How many people read my posts?


Photo by Dustin Jamison

A friend just asked “How popular are the links on your Five Short Links posts compared with your ‘regular’ posts?“. This seemed like a good chance to share some data, so here’s a rundown of who reads what, and what drives me to write the posts.

I get 25,000 unique visitors on a typical month, and around 35,000 views. I also have around 4,000 RSS subscribers according to Feedburner, but I don’t know how many of those are actively reading my blog. My biggest traffic sources are search engines, then Twitter, Hacker News, and Reddit. I’ve found I write three kinds of posts, and their traffic patterns are very different.

Show and Tell

When I’ve got a topic I want to tell the world about, I’ll put together a post with some examples and a bit of background on why I think it’s important. A lot of these end up with just a few hundred views, maybe a few thousand if they end up shared on Twitter, and occasionally I’ll end up with tens of thousands if I really hit a nerve. My recent post on Google’s geo APIs has racked up 42,349 views over the last few weeks, largely thanks to a stint on the front page of Hacker News. My post on distrusting data scientists never made it onto a big aggregator like that, but was widely shared on Twitter and through specialized blogs, and has had 13,792 views since it was published. The post I did on name analysis is more typical, with 2,871 views since it was published.

These articles usually take quite a lot of time to research and put together, which means I can rarely do more than one or two a month. I write them because I can’t help myself! I’m passionate about my work, and I love having a platform I can use to grab people by the lapels and rant at them.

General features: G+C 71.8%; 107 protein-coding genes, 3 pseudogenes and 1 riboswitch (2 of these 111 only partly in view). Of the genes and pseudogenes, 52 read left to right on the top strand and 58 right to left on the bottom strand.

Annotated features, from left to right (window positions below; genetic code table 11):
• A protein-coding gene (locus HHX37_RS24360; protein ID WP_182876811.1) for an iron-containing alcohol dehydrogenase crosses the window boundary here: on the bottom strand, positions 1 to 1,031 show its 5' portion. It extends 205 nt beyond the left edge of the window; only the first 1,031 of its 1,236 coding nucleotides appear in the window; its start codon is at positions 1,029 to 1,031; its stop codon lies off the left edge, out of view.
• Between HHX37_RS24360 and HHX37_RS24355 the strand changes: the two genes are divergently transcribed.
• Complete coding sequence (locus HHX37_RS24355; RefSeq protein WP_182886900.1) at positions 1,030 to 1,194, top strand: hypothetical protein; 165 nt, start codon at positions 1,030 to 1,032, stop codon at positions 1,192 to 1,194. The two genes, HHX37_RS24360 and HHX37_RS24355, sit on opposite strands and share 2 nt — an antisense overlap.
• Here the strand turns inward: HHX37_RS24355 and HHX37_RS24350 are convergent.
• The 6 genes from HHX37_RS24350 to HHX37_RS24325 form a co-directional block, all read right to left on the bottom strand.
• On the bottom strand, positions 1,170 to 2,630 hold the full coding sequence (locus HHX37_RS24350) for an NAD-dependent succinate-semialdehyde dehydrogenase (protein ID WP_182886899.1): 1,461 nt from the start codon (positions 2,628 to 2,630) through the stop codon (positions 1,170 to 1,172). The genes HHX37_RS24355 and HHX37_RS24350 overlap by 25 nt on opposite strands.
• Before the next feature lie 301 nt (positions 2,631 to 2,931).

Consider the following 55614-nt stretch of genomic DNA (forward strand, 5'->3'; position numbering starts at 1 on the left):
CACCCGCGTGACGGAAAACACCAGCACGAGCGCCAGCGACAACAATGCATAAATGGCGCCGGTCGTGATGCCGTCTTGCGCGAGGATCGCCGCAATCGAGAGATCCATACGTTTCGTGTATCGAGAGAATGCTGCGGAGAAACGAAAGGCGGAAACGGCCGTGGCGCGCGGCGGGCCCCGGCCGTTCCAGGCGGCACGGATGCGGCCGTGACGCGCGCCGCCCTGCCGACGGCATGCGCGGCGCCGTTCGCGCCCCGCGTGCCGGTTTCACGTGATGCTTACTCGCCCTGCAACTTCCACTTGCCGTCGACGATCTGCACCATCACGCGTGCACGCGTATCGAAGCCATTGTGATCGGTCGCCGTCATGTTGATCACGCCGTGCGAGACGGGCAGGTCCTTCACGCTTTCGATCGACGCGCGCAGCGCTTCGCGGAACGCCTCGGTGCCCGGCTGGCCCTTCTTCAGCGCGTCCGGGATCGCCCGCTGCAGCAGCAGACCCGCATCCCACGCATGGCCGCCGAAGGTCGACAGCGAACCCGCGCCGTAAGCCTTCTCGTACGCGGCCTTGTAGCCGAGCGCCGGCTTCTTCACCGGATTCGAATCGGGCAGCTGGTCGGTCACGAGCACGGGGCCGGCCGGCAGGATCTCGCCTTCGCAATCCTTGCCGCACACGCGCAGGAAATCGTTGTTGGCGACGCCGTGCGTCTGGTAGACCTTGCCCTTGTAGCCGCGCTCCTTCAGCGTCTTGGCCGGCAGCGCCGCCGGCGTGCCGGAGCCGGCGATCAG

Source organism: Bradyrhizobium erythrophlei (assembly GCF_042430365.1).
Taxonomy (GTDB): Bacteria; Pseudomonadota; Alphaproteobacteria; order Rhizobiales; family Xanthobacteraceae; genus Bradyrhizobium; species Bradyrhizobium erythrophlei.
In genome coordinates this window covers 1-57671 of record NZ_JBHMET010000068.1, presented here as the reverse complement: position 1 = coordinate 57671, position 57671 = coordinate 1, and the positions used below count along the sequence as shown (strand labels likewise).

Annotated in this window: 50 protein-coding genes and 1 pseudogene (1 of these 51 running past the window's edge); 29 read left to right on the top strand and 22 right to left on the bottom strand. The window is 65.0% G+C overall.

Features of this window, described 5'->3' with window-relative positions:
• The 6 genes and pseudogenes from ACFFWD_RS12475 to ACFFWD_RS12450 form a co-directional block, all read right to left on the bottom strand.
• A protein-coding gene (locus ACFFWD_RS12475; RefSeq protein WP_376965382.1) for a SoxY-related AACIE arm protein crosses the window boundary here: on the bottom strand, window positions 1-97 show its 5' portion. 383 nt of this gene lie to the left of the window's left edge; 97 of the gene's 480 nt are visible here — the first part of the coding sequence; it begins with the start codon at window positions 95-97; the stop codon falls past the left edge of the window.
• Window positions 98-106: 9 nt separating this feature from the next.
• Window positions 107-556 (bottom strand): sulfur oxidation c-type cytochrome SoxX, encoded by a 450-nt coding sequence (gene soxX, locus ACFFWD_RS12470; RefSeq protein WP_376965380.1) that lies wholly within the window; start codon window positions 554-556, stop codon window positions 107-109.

It takes less time to write up my notes on a technical problem I’ve had to figure out. I think of these as trails of breadcrumbs through the forest, and my hope is that anyone who  else who hits the issue can Google it and find something helpful. I rely on other people’s write-ups as a starting point for almost any bug I hit, so my goal is to pay back some of that help, and keep the ecosystem of user-written documentation alive. A typical example would be my post on debugging Javascript errors on iOS which gets 1,932 views a year. These tend to be evergreen, keeping steady traffic for years, and almost everyone finds them through search engines.


The easiest posts, and so the most frequent, are my short link digests. I have a large list of blogs I follow through Feedly, and I often run across interesting articles while I’m searching on technical topics, and from the folks I follow on Twitter. I also find the ‘newest’ page of Hacker News full of neglected gems. A lot of my favorite links never make it to the front page, which is usually heavy on controversy and unkind to interesting-but-unsensational projects.

I’ve been collecting links for years,  and copying Nat Torkington’s Radar post format (plus 25% extra) gave me a fun way to share them with the world. The posts don’t get a massive number of clicks, the last three posts got 66, 61, and 91 views total, but people seem to like them. I end up having a lot of conversations with folks I never would have been in touch with, and it feels good to shine a light on projects that deserve more attention. My favorite result is seeing a startup or framework get picked up by a publication with a much bigger audience, since I seem to have a decent number of journalists and other bloggers following my posts.

2 responses

  1. Pingback: 5 Reasons Guest Blogging Could Save Your Reputation - Tweak Your Biz

  2. Pingback: 5 Reasons Guest Blogging Could Save Your Reputation – Marca Global CMS

Leave a Reply

Fill in your details below or click an icon to log in: Logo

You are commenting using your account. Log Out /  Change )

Twitter picture

You are commenting using your Twitter account. Log Out /  Change )

Facebook photo

You are commenting using your Facebook account. Log Out /  Change )

Connecting to %s

%d bloggers like this: